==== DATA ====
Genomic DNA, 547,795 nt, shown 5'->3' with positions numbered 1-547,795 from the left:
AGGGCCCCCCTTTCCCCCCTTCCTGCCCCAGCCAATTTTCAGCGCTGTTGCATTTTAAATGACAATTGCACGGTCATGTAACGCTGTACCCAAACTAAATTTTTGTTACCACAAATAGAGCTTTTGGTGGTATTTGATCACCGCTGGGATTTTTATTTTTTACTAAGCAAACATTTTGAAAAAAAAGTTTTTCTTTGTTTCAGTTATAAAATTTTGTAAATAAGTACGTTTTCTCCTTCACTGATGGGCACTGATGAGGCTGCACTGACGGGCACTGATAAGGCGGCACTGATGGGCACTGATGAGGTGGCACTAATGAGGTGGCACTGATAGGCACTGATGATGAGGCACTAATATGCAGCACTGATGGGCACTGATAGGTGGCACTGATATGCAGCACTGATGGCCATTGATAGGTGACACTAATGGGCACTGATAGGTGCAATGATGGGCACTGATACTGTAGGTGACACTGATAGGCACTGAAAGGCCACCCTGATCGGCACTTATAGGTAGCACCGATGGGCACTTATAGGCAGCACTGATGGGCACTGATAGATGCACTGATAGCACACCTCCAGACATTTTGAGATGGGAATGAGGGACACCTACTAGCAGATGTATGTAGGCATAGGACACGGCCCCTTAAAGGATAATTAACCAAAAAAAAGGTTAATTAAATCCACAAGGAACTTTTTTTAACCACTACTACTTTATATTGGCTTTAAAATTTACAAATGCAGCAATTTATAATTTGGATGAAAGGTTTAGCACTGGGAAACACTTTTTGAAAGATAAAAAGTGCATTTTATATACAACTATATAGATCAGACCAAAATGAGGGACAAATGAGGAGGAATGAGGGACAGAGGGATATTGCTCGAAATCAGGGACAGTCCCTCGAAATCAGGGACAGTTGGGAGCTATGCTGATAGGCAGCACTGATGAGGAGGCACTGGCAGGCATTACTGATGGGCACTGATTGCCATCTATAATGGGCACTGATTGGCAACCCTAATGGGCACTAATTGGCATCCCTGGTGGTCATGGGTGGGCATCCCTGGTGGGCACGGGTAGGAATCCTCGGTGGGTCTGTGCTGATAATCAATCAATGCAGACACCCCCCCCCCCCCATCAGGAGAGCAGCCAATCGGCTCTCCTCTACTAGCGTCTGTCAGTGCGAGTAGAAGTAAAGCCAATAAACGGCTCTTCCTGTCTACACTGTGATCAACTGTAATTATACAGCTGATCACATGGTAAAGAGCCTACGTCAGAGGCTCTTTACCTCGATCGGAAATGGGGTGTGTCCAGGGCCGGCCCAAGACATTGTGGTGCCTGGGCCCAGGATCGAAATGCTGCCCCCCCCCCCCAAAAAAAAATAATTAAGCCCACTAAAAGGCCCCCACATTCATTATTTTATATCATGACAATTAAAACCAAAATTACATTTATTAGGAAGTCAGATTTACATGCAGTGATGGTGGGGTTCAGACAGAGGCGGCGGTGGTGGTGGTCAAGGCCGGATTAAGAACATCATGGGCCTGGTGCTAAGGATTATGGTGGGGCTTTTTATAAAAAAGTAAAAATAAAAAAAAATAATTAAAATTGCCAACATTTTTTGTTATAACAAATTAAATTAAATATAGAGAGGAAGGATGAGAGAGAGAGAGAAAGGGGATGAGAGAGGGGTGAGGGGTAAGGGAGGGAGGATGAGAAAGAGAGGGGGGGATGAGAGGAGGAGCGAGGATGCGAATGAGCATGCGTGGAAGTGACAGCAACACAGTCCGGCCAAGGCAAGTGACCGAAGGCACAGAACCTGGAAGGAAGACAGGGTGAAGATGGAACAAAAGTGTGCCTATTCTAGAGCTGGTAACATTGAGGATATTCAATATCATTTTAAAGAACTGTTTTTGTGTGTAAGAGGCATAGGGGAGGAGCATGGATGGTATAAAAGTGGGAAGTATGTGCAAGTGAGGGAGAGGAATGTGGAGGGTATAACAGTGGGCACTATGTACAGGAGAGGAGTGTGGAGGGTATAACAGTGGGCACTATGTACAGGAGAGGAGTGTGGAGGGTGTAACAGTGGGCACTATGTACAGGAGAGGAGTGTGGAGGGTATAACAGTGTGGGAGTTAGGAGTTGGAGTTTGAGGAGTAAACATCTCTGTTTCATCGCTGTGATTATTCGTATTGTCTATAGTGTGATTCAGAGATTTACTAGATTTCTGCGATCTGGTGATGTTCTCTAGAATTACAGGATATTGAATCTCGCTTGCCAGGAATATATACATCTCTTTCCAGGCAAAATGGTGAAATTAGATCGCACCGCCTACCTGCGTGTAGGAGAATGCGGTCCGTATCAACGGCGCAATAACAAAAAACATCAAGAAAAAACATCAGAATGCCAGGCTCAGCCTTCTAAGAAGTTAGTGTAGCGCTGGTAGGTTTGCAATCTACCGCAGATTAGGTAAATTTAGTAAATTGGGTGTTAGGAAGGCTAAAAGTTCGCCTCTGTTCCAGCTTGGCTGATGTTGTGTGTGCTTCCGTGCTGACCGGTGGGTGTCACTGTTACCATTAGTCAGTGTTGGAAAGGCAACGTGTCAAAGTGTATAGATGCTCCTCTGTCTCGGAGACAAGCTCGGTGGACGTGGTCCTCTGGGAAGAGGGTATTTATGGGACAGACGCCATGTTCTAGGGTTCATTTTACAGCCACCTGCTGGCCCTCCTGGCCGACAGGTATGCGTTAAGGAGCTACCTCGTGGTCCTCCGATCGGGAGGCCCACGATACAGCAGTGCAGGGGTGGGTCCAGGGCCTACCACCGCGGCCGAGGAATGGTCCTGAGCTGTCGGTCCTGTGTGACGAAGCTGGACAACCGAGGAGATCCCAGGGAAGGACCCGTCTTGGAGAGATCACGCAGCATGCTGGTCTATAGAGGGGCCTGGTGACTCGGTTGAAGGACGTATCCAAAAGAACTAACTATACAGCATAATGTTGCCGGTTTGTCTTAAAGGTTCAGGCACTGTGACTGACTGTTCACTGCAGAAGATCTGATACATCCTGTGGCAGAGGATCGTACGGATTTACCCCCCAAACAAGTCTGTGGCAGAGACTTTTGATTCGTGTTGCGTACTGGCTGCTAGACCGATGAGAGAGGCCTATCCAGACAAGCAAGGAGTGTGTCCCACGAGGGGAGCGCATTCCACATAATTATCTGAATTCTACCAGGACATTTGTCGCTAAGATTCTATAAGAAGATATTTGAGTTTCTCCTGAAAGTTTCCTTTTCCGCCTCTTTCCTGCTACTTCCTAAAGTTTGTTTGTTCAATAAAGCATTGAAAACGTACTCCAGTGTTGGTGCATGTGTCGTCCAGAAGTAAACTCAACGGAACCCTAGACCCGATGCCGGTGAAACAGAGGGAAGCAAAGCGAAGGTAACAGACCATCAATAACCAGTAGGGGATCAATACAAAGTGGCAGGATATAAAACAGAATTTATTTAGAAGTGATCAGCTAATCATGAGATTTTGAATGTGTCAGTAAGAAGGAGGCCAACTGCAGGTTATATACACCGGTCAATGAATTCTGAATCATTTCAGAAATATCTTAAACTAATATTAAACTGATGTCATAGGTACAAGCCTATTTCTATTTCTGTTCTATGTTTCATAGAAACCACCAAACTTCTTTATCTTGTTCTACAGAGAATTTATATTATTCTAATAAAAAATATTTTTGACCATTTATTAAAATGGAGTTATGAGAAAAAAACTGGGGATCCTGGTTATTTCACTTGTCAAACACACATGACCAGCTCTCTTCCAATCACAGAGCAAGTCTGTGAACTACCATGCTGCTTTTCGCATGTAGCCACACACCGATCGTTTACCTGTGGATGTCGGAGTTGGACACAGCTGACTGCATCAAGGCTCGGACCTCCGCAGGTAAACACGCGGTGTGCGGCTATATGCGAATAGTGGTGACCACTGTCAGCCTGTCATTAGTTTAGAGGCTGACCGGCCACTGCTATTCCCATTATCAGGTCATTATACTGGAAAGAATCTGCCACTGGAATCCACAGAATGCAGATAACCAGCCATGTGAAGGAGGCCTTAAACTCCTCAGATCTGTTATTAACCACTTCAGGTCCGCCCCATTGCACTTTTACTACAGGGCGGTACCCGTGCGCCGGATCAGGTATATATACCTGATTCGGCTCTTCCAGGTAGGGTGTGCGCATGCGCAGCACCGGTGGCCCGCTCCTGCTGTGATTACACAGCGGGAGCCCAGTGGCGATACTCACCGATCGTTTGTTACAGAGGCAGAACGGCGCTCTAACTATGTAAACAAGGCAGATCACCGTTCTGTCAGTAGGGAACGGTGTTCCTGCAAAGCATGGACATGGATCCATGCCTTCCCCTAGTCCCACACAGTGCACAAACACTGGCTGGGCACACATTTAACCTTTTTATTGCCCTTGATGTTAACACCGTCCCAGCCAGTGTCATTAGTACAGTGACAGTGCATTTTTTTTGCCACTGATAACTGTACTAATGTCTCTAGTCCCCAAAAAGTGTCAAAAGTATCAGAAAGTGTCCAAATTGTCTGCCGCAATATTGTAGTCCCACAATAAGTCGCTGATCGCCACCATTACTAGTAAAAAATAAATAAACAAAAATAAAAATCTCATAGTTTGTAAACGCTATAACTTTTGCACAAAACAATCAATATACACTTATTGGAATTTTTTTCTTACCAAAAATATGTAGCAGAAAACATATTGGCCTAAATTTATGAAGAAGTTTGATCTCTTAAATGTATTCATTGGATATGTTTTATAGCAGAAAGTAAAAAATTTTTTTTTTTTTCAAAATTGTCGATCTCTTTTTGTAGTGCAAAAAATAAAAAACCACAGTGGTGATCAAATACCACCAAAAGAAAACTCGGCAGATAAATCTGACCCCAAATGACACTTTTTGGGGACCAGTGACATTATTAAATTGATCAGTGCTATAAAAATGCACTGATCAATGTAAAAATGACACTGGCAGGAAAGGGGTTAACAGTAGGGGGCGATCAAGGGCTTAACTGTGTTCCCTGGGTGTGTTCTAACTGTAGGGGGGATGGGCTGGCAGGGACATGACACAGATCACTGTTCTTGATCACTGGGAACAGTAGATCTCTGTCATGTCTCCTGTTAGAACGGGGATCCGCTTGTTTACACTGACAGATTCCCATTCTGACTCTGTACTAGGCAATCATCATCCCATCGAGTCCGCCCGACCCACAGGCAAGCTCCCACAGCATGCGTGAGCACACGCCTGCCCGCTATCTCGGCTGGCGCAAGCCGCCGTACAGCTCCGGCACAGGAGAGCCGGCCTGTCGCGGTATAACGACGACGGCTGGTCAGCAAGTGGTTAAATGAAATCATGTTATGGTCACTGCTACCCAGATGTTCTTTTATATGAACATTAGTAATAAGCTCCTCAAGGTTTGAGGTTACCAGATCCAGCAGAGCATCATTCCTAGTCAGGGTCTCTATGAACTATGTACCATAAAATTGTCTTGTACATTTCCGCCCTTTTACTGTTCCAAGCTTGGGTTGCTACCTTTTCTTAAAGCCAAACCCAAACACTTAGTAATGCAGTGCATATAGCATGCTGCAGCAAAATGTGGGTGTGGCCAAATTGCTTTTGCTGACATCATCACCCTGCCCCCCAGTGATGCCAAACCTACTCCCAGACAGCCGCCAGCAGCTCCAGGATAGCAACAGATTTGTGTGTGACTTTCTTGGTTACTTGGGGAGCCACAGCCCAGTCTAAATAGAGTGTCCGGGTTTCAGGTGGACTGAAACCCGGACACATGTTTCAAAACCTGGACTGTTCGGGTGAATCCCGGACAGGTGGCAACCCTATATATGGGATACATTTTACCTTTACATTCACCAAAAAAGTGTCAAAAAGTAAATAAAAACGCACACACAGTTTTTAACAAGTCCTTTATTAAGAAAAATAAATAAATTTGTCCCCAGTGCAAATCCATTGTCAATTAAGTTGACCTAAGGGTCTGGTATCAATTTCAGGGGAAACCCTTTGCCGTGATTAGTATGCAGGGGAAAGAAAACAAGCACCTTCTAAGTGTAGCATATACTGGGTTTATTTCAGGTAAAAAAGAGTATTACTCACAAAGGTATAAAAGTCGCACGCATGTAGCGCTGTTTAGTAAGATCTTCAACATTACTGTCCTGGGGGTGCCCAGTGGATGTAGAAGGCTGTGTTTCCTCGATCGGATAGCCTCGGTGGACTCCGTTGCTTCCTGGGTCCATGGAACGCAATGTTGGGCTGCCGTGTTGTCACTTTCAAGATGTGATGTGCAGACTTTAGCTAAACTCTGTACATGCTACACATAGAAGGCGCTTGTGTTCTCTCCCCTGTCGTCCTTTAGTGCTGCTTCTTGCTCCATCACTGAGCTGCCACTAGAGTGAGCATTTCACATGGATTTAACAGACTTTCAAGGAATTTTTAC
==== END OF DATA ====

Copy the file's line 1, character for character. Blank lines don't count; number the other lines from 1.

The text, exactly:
Genomic DNA, 547,795 nt, shown 5'->3' with positions numbered 1-547,795 from the left: